Mitt Romney on Tuesday warned congressional Republicans against shutting down the government in an attempt to defund ObamaCare. 

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“I badly want ObamaCare to go away, and stripping it of funds has appeal,” Romney said at a fundraiser in New Hampshire for the state’s Republican Party, according to prepared remarks. “But we need to exercise great care about any talk of shutting down government. What would come next when soldiers aren't paid, when seniors fear for their Medicare and Social Security, and when the FBI is off duty?”

Speaking at the event in Wolfeboro, just miles from his summer vacation home, the 2012 Republican presidential candidate said “there are better ways to remove” President Obama’s signature healthcare law.

“I'm afraid that in the final analysis, ObamaCare would get its funding, our party would suffer in the next elections, and the people of the nation would not be happy,” he said. “I think there are better ways to remove ObamaCare.”

A plan spearheaded by Sen. Mike LeeMike LeeCruz offers bill to weaken labor board's power Overnight Finance: GOP offers measure to repeal arbitration rule | Feds fine Exxon M for Russian sanctions violations | Senate panel sticks with 2017 funding levels for budget | Trump tax nominee advances | Trump unveils first reg agenda The Memo: Trump tries to bend Congress to his will MORE (R-Utah) would shut down the government to block funds for ObamaCare. Lee says he’s recruited more than a dozen Republican colleagues willing to block a continuing resolution to fund the government beyond Sept. 30 if it includes funding for the healthcare law.

But in recent weeks, the plan has been under fierce attack by some in the Republican Party who worry that the GOP would take the blame for a government shutdown, and that it might cost the party in upcoming elections.

Sens. John McCainJohn McCainMcCain rivals praise senator after brain cancer diagnosis McCain absence adds to GOP agenda’s uncertainty Overnight Defense: Trump gets briefing at Pentagon on ISIS, Afghanistan | Senate panel approves five defense picks | Senators want Syria study in defense bill MORE (R-Ariz.) and Roy BluntRoy BluntOvernight Healthcare: Trump plays hardball on ObamaCare | Senators revive negotiations | CBO says repeal without replace would cost 32M insurance White House working with moderates on new Medicaid proposal Senate GOP revives negotiation over ObamaCare repeal and replace MORE (R-Mo.) have both spoken out against the plan, and Sen. Richard BurrRichard BurrOvernight Cybersecurity: State Department reportedly eliminating cyber office | Senate Intel chief avoids White House during Russia probe | Dem pushes 'ethical hacking' resolution Trump to GOP senators: Cancel your recess The Hill's 12:30 Report MORE (R-N.C.) called it “the dumbest idea I've ever heard.”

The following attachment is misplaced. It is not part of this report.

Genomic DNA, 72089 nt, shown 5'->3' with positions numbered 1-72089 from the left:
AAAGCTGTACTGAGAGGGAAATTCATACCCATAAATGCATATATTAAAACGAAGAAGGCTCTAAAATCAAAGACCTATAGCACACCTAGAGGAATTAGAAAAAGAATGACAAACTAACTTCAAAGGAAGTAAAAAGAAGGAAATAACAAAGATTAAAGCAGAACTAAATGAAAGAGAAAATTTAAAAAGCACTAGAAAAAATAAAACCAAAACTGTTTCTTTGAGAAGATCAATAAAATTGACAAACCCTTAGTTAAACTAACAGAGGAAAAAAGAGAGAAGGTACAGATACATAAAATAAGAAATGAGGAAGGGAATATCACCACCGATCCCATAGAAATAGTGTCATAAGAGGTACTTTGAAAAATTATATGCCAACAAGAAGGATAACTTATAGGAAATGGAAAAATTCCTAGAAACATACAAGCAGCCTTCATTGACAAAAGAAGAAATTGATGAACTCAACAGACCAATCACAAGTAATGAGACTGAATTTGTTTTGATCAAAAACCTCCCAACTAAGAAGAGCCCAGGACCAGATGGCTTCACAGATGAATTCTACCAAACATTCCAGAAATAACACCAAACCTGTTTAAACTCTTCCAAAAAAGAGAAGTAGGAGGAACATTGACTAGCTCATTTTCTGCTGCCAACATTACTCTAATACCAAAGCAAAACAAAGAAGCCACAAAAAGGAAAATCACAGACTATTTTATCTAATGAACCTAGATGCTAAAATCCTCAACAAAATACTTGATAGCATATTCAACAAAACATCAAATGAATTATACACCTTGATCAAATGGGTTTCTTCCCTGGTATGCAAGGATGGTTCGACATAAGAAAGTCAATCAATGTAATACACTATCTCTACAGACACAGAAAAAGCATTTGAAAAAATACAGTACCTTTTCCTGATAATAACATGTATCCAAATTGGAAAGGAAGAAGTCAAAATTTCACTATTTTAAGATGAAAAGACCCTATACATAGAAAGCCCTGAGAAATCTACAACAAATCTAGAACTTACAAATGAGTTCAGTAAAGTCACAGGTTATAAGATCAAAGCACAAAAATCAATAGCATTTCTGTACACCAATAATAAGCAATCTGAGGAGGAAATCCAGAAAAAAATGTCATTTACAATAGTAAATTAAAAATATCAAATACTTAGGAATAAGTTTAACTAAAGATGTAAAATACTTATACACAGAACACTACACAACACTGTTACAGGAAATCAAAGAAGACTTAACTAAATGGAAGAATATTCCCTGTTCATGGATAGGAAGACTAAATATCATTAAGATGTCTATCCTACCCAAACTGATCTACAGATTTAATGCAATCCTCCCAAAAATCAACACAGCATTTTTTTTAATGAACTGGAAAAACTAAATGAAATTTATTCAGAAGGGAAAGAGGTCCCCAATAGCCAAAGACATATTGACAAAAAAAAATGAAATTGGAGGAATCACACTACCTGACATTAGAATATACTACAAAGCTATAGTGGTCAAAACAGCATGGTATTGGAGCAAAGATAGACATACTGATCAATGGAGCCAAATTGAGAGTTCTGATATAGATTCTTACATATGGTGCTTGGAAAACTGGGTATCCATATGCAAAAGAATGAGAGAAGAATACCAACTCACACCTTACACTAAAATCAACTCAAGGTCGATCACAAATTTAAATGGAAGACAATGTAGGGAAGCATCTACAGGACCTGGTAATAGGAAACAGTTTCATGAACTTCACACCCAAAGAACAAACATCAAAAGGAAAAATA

Sen. Tom CoburnTom CoburnCongress, stop using our nation's military policy for political purposes Congress must rid itself of political 'pork' to preserve its integrity 'Path of least resistance' problematic for Congress MORE (R-Okla.) offered perhaps the strongest indictment of Lee’s plan, saying it would cost the GOP control of the House and could destroy the party.

Still, the second- and third-ranking members of Republican leadership, Sens. John CornynJohn CornynMcCain rivals praise senator after brain cancer diagnosis Senate heads to new healthcare vote with no clear plan McCain absence adds to GOP agenda’s uncertainty MORE (Texas) and John ThuneJohn ThuneSenate heads to new healthcare vote with no clear plan McCain absence adds to GOP agenda’s uncertainty Cornyn: Knowing health plan ahead of vote is 'luxury we don't have' MORE (S.D.), have said they support the idea, as do influential conservatives and potential presidential candidates Sens. Marco RubioMarco RubioBush ethics lawyer: Congress must tell Trump not to fire Mueller The private alternative to the National Flood Insurance Program  Cruz offers bill to weaken labor board's power MORE (Fla.) and Ted CruzTed CruzSenators, you passed ObamaCare repeal-only bill in 2015 — do it again McCain rivals praise senator after brain cancer diagnosis Senate heads to new healthcare vote with no clear plan MORE (Texas).